That doesn't leave a lot of wiggle room.

There is one other spot that could potentially use an upgrade, and that's left field. Matt Joyce was a 2.4 win player according to FanGraphs and held a wRC+ of 116, meaning he was 16 percent better than league average with the stick. Joyce is making $6 million in the final year of his deal with the A's, and with the solid year he had last season, he could become a decent trade chip.

Let's Get Weird

Free agent J.D. Martinez was 50 percent better than Joyce and 66 percent better than league average in 2017. Yes, this idea is a bit crazy, but hear me out. The going rate for Martinez is going to be roughly double the largest contract in franchise history, a six year deal given to Eric Chavez for a whopping $66 million. The common thinking is that Martinez is looking for six or seven years and more than the roughly $100 million offer he received from the Red Sox.

The A's would be insane to sign any player outside of their young core to a seven-year deal, but the other part they may be able to help with.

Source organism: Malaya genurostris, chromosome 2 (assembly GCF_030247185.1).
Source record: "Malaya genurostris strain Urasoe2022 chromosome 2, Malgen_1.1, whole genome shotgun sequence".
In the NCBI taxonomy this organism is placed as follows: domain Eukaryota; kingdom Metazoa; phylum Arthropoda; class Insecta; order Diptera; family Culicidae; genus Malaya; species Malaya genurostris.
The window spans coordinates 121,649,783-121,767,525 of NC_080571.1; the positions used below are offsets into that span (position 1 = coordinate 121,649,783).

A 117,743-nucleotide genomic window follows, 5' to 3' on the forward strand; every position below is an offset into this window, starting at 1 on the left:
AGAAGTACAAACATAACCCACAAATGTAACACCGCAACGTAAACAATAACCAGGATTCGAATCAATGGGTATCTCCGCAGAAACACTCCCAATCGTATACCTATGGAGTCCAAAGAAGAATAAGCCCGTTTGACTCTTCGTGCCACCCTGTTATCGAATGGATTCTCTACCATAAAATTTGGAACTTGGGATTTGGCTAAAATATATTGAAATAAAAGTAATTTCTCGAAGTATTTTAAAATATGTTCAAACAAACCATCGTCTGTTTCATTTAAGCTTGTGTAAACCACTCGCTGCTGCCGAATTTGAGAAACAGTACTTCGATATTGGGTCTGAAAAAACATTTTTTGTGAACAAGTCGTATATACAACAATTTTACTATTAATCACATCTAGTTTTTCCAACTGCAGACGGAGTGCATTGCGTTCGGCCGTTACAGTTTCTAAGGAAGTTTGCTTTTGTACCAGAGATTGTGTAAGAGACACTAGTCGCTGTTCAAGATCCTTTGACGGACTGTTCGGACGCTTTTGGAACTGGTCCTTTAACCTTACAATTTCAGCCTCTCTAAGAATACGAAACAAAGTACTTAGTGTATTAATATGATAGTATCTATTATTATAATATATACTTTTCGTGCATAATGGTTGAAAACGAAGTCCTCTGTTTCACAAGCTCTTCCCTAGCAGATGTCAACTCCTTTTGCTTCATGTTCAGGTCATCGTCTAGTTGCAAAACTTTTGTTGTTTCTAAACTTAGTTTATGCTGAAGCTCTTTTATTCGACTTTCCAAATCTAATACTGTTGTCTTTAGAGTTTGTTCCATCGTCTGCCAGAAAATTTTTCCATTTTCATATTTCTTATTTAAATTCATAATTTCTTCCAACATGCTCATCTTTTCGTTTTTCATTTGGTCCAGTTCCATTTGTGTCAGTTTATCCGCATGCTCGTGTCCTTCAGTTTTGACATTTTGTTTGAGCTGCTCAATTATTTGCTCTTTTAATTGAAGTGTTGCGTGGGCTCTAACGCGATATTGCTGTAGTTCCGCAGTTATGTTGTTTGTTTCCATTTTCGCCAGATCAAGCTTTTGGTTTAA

With their payroll being so low at the moment, and an influx of young players nearing the majors, the A's payroll isn't going to go up by much internally for a couple of years when the Matts (and others) start hitting arbitration. With that in mind, would it be crazy to offer J.D. Martinez a deal with a higher average annual value than he could get elsewhere? While the initial answer may be yes, and that may be the correct answer in the long run, my thinking goes as follows: Offer him a front-loaded deal that sits at $25-30 million in 2018 and deescalates a little each year through the life of the contract. If they sign him to a five year deal and put $30 million on the table for this season, over the life of a $110 million deal, they'd be looking at $20 million salaries for him the final four years, the equivalent of the market value of a two-win player. If they structure it aggressively the first two to three years (30-25-25) they'd owe him just $15 million in each of the last two seasons.